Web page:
English Soul (2010), a new documentary about rocker Steve Winwood, portrays his musical journey as a quest for meaning and beauty in the countryside of England, so it has more to do with Winwood's childhood house in Gloucestershire, than his deep fondness for Ray Charles, or his countless influences from American blues. Since it's nearly clear to everybody that lawns, sheep, and barn don't create blues or rock 'n' roll, and this type of music is more related to whiskey, drugs and wimmen', as well as big dirty cities, we can forget about this unconvincing approach and enjoy a panorama of British Psychedelic-Pop and Blues-Rock, from Spencer Davis Group days to Traffic and Blind Faith.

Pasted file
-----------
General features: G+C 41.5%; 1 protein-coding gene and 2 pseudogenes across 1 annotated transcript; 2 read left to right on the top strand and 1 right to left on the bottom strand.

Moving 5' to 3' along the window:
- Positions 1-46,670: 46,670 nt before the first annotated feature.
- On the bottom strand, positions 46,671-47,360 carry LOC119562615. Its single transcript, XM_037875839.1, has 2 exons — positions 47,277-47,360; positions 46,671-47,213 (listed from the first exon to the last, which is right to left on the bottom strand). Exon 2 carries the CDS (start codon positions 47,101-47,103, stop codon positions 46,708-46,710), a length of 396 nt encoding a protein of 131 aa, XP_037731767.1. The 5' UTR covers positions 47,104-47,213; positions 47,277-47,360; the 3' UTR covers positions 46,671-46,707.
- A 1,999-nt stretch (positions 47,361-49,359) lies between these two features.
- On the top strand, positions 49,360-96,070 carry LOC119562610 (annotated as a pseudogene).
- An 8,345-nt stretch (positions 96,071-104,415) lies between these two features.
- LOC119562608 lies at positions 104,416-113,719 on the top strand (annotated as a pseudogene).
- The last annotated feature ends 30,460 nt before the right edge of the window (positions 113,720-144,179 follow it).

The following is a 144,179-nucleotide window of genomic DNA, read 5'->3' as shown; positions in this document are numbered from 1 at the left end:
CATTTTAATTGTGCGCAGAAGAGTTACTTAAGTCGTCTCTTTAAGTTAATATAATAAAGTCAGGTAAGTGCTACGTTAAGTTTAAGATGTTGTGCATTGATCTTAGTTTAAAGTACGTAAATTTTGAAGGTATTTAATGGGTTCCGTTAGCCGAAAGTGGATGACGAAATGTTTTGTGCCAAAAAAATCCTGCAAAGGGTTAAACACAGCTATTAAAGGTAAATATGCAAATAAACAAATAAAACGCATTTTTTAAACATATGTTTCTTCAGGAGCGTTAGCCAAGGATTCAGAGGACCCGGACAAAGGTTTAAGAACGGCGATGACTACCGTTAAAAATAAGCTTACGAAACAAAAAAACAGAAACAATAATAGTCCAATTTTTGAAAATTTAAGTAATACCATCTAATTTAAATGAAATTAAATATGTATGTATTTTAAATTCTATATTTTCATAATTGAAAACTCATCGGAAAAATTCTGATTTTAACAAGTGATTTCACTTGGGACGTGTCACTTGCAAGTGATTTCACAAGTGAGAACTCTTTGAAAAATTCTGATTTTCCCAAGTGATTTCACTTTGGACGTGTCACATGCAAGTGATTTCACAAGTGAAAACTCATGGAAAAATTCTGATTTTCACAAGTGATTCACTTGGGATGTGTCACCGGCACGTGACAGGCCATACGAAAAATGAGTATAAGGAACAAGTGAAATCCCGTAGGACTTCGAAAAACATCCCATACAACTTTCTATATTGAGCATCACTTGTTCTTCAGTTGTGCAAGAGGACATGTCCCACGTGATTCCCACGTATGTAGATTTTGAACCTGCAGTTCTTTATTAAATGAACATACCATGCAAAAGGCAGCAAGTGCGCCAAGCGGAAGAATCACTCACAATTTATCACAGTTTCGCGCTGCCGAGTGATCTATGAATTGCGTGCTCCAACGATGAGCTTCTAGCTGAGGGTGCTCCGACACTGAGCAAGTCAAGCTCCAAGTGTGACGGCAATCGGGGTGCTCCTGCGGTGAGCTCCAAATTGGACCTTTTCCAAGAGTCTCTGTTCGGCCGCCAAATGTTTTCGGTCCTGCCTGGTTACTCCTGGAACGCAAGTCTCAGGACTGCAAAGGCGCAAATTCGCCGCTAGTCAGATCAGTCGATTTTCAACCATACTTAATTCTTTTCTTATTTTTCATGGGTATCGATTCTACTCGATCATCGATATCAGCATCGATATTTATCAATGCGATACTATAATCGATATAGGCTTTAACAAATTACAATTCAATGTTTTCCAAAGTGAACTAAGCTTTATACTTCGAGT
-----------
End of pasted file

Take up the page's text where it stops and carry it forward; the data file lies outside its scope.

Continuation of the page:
English Soul is meticulously directed by Paul Bernays, who has made another musical portrait for Emmylou Harris (From a Deeper Well, 2007). There are interviews with ex-members of Traffic, where great Dave Mason talks about his frustration of being kicked off the band, while Traffic's best selling hit singles were still Mason's compositions like Feelin' Alright. Eric Clapton, the eternal wise man of rock 'n' roll court, gives his comments about forming Blind Faith, and his sudden break up with this newly born super band. Now it makes sense when Clapton describes his recent reunions with Winwood, and playing almost all Blind Faith songs in Madison Square Garden, as a finishing an unfinished job; delivering the sound that they really wanted to give, back in 1969.